Estonian Subtitles and Captions

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Working together with our experienced and qualified translators, voiceover artists, interpreters, audiovisual translators, transcribers and subtitlers, we offer a wide range of language services.

Available in over 200 languages within the UK and beyond, our linguists can get you heard in any language of your choice. While we do not offer a walk-in service, we are only one phone call away from discussing your language requirements.

The difference between subtitles and captions

Subtitles are usually created for viewers who can hear the speech, the audio and any sound effects, but they do not understand the language being spoken.  If your target audience is Estonian-speaking for example but the source language of your video material or film is English, you may require us to produce Estonian subtitles for you so that your audience can understand what is being said.

Closed captions are generally added so that the Deaf and hard-of hearing are better able to experience the video.  Closed captions provide extra information such as speaker changes, noises such as a door slamming and other audio elements. Closed captions can be turned on and off depending on who is viewing the material and their particular requirements.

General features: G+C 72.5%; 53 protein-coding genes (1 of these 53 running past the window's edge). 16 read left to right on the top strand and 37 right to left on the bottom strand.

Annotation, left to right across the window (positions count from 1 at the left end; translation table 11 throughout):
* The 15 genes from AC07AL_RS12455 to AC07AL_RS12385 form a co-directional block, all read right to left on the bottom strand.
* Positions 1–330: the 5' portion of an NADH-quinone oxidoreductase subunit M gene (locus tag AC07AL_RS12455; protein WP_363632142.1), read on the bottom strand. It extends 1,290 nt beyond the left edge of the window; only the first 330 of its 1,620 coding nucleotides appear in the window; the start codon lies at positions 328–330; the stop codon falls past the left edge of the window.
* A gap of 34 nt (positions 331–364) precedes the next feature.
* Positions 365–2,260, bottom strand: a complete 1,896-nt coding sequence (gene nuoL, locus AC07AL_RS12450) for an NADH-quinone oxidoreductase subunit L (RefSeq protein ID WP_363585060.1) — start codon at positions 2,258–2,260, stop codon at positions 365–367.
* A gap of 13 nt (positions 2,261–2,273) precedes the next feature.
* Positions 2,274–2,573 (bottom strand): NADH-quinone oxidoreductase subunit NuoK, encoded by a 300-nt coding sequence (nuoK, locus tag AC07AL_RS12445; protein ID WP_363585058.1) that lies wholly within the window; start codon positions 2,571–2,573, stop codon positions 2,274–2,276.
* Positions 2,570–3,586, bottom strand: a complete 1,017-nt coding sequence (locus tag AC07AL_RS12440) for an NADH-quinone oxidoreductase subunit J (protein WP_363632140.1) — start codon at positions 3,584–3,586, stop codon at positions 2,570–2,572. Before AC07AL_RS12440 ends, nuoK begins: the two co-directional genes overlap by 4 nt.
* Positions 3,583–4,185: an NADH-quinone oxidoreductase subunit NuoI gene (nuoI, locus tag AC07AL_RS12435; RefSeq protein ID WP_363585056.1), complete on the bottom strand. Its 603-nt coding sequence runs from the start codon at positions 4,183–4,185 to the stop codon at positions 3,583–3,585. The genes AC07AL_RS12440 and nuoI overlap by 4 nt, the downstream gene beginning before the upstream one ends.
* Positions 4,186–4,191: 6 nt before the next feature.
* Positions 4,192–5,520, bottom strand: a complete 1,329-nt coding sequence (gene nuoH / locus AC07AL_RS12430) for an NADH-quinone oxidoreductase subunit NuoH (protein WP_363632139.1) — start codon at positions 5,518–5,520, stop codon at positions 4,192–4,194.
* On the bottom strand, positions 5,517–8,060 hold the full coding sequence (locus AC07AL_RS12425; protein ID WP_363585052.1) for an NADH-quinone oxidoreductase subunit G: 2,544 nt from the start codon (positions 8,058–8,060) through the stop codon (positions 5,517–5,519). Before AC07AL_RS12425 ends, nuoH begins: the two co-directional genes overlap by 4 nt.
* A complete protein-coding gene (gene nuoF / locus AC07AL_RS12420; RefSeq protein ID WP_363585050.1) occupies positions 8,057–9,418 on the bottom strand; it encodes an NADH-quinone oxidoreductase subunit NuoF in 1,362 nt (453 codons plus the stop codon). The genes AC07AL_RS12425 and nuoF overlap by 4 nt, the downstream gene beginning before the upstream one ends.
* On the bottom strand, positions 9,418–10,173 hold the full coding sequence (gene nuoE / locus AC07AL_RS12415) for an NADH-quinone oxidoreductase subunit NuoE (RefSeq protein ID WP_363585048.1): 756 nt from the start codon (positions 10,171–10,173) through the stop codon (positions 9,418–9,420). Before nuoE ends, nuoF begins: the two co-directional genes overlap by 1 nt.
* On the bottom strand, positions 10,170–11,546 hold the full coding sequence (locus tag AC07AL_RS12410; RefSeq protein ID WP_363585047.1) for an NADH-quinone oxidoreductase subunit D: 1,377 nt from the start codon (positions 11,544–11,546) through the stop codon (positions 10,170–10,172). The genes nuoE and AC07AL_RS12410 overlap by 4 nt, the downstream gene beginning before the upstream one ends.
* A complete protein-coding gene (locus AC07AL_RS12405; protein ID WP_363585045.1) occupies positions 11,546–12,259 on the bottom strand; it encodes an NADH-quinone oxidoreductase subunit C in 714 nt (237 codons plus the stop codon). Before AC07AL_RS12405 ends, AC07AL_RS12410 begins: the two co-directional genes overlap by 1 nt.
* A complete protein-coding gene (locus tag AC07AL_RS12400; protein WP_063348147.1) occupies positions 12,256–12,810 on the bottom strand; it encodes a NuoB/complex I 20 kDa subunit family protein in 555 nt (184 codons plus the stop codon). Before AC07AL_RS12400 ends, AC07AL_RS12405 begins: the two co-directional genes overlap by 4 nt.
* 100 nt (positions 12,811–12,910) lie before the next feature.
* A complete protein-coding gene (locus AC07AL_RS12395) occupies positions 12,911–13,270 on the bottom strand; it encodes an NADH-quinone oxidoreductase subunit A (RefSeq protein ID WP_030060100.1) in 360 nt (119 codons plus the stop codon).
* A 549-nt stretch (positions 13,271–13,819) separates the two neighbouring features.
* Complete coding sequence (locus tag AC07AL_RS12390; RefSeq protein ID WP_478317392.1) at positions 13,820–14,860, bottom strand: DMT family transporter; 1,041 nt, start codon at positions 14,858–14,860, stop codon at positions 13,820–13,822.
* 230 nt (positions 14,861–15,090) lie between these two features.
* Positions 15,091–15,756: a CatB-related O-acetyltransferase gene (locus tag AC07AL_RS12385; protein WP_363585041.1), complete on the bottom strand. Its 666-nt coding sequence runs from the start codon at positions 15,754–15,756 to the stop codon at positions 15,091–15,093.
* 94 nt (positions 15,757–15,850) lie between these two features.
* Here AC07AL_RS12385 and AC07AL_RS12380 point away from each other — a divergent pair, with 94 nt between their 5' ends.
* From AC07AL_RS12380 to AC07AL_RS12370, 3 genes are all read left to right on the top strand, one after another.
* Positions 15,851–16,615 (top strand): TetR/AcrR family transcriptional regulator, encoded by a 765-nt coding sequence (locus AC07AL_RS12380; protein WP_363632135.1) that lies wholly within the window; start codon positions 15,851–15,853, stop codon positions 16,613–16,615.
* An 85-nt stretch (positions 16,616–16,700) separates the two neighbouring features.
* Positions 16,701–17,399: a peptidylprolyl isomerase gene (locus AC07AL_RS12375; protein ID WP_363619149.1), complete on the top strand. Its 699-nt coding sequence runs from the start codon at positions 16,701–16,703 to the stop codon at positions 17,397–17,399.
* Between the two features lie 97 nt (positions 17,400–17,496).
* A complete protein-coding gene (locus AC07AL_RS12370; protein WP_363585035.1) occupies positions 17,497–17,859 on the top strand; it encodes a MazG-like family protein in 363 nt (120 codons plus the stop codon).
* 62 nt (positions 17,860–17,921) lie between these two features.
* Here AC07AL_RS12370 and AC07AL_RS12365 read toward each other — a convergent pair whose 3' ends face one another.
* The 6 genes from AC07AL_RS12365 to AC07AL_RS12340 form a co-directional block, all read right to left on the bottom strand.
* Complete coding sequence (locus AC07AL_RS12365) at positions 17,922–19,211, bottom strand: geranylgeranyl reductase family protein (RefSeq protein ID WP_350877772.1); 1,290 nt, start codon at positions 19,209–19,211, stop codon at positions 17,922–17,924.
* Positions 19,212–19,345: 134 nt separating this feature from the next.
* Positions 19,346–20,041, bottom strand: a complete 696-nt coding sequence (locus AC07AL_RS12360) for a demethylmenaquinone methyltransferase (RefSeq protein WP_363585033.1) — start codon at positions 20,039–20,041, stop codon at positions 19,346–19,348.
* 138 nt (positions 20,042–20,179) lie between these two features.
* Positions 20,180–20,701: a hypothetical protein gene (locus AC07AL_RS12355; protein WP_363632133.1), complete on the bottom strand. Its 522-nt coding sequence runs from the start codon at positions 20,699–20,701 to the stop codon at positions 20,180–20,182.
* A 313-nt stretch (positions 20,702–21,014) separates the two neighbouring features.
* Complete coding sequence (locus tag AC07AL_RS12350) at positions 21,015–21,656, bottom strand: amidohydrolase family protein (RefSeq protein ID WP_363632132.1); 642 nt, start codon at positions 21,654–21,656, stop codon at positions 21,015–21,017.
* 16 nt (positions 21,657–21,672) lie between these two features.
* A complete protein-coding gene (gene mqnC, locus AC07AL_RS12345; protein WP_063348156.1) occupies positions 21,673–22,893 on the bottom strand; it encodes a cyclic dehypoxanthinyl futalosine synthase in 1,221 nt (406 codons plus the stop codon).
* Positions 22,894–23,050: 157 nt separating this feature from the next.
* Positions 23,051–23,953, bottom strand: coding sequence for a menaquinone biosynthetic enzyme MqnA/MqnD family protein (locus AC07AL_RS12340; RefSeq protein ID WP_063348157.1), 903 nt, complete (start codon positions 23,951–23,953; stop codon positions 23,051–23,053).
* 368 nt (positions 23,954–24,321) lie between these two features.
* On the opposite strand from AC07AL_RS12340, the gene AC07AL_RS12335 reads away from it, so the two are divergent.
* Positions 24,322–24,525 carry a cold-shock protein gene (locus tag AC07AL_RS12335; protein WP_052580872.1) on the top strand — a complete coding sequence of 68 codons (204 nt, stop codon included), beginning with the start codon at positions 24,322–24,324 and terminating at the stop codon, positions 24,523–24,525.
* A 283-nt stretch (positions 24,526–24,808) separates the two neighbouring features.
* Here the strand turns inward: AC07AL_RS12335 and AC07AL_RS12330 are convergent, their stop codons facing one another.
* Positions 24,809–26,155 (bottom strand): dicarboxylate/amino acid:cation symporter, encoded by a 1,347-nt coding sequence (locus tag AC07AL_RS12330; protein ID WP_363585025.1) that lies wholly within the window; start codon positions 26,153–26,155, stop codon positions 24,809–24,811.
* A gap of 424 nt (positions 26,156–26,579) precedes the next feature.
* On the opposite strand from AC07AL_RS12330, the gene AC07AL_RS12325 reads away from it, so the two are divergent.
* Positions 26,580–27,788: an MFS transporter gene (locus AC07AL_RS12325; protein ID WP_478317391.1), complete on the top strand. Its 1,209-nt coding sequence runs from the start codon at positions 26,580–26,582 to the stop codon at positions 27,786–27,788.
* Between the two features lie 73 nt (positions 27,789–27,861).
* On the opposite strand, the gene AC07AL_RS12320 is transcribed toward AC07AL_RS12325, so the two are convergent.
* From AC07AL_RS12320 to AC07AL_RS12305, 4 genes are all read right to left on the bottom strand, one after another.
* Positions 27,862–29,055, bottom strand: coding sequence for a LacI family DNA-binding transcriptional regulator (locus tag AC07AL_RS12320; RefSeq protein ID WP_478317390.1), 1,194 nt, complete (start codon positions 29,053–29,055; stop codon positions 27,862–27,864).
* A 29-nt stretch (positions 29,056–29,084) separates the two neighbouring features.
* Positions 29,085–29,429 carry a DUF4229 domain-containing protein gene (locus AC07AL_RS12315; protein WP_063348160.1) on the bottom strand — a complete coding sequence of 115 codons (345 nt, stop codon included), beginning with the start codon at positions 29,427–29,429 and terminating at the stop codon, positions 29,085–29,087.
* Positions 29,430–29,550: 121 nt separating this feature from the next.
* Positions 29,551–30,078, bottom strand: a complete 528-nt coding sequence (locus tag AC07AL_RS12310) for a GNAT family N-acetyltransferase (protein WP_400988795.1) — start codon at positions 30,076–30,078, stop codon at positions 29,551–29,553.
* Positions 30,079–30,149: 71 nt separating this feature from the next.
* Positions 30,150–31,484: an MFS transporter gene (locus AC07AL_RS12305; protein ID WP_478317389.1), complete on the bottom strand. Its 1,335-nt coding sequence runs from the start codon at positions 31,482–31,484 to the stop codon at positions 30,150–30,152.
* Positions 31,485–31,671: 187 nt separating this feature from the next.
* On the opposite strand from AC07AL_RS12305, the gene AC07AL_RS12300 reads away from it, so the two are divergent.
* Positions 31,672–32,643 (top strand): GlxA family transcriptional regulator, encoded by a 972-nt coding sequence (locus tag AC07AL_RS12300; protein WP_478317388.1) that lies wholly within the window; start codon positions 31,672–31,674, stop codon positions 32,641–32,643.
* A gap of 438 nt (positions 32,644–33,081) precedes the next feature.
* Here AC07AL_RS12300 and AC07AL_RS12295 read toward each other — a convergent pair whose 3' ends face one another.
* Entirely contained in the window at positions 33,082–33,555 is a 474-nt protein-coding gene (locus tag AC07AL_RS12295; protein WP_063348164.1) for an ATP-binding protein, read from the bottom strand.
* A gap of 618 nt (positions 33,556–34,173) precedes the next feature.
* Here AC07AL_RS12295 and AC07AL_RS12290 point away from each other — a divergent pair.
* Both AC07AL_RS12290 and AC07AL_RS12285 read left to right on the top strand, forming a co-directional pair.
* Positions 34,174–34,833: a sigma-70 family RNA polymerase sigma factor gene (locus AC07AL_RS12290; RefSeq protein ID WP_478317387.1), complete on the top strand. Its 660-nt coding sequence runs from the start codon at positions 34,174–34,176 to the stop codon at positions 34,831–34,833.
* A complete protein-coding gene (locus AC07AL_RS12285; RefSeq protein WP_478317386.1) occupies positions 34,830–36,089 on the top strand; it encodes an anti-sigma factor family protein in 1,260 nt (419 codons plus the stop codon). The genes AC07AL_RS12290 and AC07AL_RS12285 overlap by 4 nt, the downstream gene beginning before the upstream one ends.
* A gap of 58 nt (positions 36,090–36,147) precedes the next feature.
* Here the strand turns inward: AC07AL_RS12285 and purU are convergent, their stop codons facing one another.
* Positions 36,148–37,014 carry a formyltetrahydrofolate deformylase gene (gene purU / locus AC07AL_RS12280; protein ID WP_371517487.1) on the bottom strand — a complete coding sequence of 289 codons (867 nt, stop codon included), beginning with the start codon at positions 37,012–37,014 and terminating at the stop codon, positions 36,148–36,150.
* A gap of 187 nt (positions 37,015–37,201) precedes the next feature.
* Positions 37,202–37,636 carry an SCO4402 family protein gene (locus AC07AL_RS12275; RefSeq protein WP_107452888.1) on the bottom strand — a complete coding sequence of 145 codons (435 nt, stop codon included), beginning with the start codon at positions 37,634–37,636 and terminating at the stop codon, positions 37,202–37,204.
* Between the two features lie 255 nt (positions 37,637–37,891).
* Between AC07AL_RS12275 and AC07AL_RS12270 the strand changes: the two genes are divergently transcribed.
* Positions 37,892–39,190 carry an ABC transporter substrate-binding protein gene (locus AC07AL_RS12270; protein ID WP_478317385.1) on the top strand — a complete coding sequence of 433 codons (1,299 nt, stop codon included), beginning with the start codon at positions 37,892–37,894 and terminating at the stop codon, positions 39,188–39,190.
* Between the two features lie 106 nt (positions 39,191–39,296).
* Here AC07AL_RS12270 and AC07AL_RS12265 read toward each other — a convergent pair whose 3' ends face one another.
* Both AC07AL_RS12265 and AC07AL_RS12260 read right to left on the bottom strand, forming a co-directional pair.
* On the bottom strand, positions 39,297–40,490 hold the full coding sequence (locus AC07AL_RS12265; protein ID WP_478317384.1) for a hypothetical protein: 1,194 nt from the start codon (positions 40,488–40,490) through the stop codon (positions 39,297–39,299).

“Open” captions provide the same function as “closed” captions except that they cannot be turned off and are always on view.

We can create subtitles in the same language as the source material, or in any other languages.  Just let us know what you need.

The art of providing perfect Estonian subtitles and captions

So what are our subtitlers trying to achieve when they start work creating your subtitle or caption file?  To make the experience of watching the video as meaningful and satisfying as if you were able to hear and understand without subtitles.

The best subtitles are those that the viewer almost forgets are even there!  The text needs to be readable, to capture the spirit of the original speech as closely as possible, to be well timed and not obscuring something crucial appearing on-screen.

Much of the above applies to creating the perfect captions, except in addition, our Estonian linguists must include audio events that form part of the viewing experience.